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Research: Rising temperatures threaten bumblebee populations



A bumblebee hovers over indigenous Fynbos vegetation in Cape Town, South Africa, March 24, 2006. A new report says climate change is threatening the bumblebee population. File photo by Nic Bothma/EPA

May 3 (UPI) — New research from the University of Guelph said Friday that temperatures are becoming too hot for bumblebees, threatening their role as plant pollinators and the food supply for humans and other animals.

Researchers said the rising heat is exceeding the optimal temperature for bumblebees, 86 to 89.6 degrees. Guelph environmental professor Peter Kevan said while bees have the ability to thermally regulate temperatures within their hives, that can only work for so long.

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The article appeared online Friday in the scientific journal Frontiers.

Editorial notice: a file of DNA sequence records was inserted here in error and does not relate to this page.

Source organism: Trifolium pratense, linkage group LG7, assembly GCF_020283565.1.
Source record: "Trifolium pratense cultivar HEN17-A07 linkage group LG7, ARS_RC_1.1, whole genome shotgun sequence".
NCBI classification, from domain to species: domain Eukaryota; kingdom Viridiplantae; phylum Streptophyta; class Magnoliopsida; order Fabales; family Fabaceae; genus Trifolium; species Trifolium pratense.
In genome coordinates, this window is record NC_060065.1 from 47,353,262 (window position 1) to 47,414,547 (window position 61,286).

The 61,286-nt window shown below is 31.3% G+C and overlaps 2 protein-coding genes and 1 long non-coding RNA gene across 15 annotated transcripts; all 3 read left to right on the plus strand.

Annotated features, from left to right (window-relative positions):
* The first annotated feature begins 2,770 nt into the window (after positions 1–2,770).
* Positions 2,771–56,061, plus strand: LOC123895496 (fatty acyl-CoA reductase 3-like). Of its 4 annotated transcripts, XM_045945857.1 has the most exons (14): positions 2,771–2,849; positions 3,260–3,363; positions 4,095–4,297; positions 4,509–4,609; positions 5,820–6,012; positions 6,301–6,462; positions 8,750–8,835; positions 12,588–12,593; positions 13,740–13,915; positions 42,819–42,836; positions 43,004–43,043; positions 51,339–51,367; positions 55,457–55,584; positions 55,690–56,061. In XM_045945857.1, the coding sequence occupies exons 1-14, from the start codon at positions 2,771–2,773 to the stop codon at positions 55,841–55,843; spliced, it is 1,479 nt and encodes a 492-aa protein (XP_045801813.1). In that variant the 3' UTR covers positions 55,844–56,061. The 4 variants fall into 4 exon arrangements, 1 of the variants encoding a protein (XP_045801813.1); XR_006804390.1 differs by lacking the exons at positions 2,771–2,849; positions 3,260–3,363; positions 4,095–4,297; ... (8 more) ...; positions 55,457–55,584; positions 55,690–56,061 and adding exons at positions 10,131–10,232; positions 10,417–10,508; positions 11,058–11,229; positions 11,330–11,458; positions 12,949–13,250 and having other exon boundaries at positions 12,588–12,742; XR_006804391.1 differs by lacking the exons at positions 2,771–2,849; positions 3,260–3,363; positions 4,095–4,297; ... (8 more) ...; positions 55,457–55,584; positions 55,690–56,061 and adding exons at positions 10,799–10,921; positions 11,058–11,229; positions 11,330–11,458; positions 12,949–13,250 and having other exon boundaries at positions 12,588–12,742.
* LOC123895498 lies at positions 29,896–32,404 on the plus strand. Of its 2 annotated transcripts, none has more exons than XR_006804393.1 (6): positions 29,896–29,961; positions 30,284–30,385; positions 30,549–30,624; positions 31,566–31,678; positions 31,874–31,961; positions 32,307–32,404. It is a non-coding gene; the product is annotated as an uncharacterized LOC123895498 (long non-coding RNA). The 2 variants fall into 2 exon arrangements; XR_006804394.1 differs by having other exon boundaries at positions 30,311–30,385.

“The decline in populations and ranges of several bumblebee species can be explained by problems with overheating of nests and young,” said Kevan, author of the paper.

“Limitations on bumblebee brood survival indicate that heat is likely an important factor, as heating the nest above 35 degrees Celsius is lethal, despite bumblebees’ remarkable ability to thermoregulate.”

Temperatures around the world have been rising over the past few decades, rewriting the weather record book with each passing year. The year 2023 was the hottest ever recorded and temperatures are on the verge of breaking that record this year.

“Excessively high temperatures are more harmful to most animals and plants than cold temperatures,” Kevan said. “When conditions are cold, organisms that do not metabolically regulate their body temperature simply slow down, but when temperatures rise too high, metabolic processes begin to break down and cease. Death ensues quickly.”

Kevan said pesticides, loss of housing, dwindling availability of wildflowers and disease also contribute to population declines. There are 250 different species of bumblebees, 49 of which can be found in the United States.